For the more experienced creative developers, we have our WebAR SDK. Created with developers in mind, this powerful tool allows for the development of next-level engagement, immersion, and innovation that users are seeking across many use cases, including gaming, marketing, entertainment, and education.
In addition to these self-service options, we also have a fully-managed content studio to support enterprise and brand partners in creating and developing AR campaign strategies that achieve real, tangible user engagement and, ultimately, ROI.
In your opinion, which types of organizations would greatly benefit from implementing AR solutions?
The e-commerce industry is ripe for AR disruption, especially in the age of COVID. Imagine buying a ring from Tiffany’s or a jacket from the Banana Republic – if the prospective customer has the option to try these on digitally and assess their purchase in a blended reality environment, then they’re more likely to purchase the items – while also associating your brand with a memorable retail experience. In our experience, brands using AR have higher levels of engagement and can increase conversion by up to 40%.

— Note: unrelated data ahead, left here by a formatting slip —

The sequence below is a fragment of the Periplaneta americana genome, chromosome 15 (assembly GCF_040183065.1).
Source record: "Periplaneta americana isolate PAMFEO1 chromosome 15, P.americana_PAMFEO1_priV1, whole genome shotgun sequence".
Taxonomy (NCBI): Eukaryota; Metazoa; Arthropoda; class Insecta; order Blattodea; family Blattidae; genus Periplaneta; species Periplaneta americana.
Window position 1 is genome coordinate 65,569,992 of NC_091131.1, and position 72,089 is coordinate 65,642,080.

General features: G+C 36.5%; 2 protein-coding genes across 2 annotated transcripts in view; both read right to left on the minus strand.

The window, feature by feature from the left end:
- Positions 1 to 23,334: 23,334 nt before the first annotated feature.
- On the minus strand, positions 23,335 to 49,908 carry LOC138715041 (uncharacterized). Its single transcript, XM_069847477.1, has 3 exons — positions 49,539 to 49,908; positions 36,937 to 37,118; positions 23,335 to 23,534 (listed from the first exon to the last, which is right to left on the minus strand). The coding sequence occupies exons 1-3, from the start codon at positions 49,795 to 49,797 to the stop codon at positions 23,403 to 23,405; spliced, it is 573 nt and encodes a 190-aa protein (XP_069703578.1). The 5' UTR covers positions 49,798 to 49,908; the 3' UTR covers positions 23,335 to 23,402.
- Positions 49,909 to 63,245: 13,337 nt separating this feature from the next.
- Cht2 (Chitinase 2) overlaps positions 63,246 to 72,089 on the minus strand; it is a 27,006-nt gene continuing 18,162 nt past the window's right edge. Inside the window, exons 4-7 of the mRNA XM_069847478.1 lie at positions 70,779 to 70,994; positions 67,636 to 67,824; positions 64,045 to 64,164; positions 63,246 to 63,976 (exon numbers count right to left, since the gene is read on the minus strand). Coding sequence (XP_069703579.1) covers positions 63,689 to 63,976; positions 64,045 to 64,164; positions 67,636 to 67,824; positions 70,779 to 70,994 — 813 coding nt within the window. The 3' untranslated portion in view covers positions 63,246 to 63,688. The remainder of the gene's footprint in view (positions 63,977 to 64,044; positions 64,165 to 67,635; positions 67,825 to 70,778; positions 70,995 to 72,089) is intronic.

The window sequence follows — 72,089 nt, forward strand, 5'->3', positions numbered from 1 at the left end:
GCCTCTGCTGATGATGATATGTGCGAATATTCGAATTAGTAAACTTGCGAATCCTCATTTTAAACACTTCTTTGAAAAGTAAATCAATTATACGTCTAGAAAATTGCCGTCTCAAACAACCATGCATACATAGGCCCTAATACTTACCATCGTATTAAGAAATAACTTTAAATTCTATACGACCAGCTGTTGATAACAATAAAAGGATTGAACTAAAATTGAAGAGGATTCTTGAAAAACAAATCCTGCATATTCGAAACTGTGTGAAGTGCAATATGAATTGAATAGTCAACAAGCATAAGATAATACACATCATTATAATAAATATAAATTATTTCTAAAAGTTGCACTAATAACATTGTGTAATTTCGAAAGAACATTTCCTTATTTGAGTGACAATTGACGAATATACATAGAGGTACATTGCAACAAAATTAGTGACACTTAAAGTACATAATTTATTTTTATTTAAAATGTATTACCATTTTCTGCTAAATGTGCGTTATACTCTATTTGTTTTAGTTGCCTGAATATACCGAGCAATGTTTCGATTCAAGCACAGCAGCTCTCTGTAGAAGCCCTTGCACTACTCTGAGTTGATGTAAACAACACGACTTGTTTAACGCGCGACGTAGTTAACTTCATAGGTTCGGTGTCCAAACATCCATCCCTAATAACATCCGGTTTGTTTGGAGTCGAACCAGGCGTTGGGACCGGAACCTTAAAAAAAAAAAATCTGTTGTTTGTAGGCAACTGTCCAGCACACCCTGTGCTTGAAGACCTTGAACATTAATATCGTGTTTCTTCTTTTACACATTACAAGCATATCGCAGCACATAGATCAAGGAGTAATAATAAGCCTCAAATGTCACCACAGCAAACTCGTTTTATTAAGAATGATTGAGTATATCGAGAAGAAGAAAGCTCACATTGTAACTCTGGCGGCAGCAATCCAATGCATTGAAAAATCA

In order to allow brands to produce AR experiences at scale in today’s all-remote and hybrid work environments, we have integrated our no-code creation tool into Microsoft Teams. Any organization currently working remotely with teams and stakeholders across different cities, countries, and continents will benefit from this solution as the integration allows for collaborative AR creation throughout every stage of the development process.
How did the recent global events affect your field of work? Were there any new features added as a result?
At Blippar, we are doing better than ever before. Not only is the evolution of our SaaS offerings and breadth of partners demonstrative of the quality of our AR platforms, but also how today’s market is becoming more receptive to the possibilities of AR creation and engagement. Recent global events have demonstrated to many brands and enterprises that combining digital and real-world experiences is necessary to engage with and maintain customers.